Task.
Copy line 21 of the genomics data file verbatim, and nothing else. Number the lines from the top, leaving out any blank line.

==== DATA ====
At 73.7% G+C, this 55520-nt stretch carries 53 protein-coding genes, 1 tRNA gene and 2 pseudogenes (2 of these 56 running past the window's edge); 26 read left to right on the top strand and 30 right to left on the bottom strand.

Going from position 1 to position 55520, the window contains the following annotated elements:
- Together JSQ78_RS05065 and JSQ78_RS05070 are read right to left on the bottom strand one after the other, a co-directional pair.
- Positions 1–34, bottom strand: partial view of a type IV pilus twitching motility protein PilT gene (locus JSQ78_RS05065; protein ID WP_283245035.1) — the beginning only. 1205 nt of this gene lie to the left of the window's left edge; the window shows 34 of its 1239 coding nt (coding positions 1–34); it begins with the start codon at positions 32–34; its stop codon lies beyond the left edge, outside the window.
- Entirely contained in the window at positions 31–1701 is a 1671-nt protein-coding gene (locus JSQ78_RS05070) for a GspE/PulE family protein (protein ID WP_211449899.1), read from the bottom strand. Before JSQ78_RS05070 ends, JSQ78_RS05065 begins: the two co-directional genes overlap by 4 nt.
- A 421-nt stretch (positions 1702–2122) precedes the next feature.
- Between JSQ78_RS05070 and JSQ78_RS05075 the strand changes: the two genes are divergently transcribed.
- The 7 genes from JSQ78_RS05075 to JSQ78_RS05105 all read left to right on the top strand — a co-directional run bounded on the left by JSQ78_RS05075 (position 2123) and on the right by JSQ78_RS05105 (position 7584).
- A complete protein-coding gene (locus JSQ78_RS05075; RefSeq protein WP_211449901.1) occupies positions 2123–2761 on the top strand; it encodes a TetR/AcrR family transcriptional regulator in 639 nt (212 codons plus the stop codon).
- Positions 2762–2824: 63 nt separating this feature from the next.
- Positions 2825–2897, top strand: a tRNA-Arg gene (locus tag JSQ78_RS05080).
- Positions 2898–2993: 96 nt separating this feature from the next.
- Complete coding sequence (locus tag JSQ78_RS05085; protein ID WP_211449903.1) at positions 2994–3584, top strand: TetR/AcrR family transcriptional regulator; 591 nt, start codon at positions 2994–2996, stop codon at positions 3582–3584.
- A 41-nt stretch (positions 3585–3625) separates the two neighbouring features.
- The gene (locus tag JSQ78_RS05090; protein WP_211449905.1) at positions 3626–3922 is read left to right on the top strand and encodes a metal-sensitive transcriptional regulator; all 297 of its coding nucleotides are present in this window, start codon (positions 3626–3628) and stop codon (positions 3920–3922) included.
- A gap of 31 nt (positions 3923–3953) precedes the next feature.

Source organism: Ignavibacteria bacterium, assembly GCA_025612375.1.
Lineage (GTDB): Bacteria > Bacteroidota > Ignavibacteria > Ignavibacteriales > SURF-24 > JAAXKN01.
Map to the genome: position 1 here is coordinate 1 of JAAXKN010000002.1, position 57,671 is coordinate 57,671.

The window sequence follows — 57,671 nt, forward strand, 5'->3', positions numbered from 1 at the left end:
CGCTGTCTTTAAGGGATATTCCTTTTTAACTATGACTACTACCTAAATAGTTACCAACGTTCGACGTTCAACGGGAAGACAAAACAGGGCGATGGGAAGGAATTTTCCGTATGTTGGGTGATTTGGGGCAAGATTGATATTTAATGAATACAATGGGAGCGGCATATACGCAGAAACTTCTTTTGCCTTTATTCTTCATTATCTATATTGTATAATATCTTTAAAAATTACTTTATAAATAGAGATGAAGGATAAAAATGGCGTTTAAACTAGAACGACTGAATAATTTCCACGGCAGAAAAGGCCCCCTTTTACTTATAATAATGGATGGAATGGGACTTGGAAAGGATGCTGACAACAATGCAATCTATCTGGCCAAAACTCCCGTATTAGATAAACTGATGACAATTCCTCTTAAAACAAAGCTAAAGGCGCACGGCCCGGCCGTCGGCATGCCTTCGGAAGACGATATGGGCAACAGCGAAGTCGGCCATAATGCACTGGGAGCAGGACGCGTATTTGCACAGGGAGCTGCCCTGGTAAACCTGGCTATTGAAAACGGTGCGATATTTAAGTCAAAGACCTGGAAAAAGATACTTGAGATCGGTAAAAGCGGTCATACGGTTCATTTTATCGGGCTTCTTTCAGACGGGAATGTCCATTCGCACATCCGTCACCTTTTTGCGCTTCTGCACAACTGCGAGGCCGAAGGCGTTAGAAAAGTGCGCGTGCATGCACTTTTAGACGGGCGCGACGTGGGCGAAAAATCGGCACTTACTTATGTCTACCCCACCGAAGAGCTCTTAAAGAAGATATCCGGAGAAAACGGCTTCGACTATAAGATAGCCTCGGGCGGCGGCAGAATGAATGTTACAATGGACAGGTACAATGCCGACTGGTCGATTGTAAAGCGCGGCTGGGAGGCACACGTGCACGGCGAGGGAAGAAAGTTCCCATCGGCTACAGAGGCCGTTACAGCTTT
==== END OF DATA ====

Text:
CGCTGTCTTTAAGGGATATTCCTTTTTAACTATGACTACTACCTAAATAGTTACCAACGTTCGACGTTCAACGGGAAGACAAAACAGGGCGATGGGAAGGAATTTTCCGTATGTTGGGTGATTTGGGGCAAGATTGATATTTAATGAATACAATGGGAGCGGCATATACGCAGAAACTTCTTTTGCCTTTATTCTTCATTATCTATATTGTATAATATCTTTAAAAATTACTTTATAAATAGAGATGAAGGATAAAAATGGCGTTTAAACTAGAACGACTGAATAATTTCCACGGCAGAAAAGGCCCCCTTTTACTTATAATAATGGATGGAATGGGACTTGGAAAGGATGCTGACAACAATGCAATCTATCTGGCCAAAACTCCCGTATTAGATAAACTGATGACAATTCCTCTTAAAACAAAGCTAAAGGCGCACGGCCCGGCCGTCGGCATGCCTTCGGAAGACGATATGGGCAACAGCGAAGTCGGCCATAATGCACTGGGAGCAGGACGCGTATTTGCACAGGGAGCTGCCCTGGTAAACCTGGCTATTGAAAACGGTGCGATATTTAAGTCAAAGACCTGGAAAAAGATACTTGAGATCGGTAAAAGCGGTCATACGGTTCATTTTATCGGGCTTCTTTCAGACGGGAATGTCCATTCGCACATCCGTCACCTTTTTGCGCTTCTGCACAACTGCGAGGCCGAAGGCGTTAGAAAAGTGCGCGTGCATGCACTTTTAGACGGGCGCGACGTGGGCGAAAAATCGGCACTTACTTATGTCTACCCCACCGAAGAGCTCTTAAAGAAGATATCCGGAGAAAACGGCTTCGACTATAAGATAGCCTCGGGCGGCGGCAGAATGAATGTTACAATGGACAGGTACAATGCCGACTGGTCGATTGTAAAGCGCGGCTGGGAGGCACACGTGCACGGCGAGGGAAGAAAGTTCCCATCGGCTACAGAGGCCGTTACAGCTTT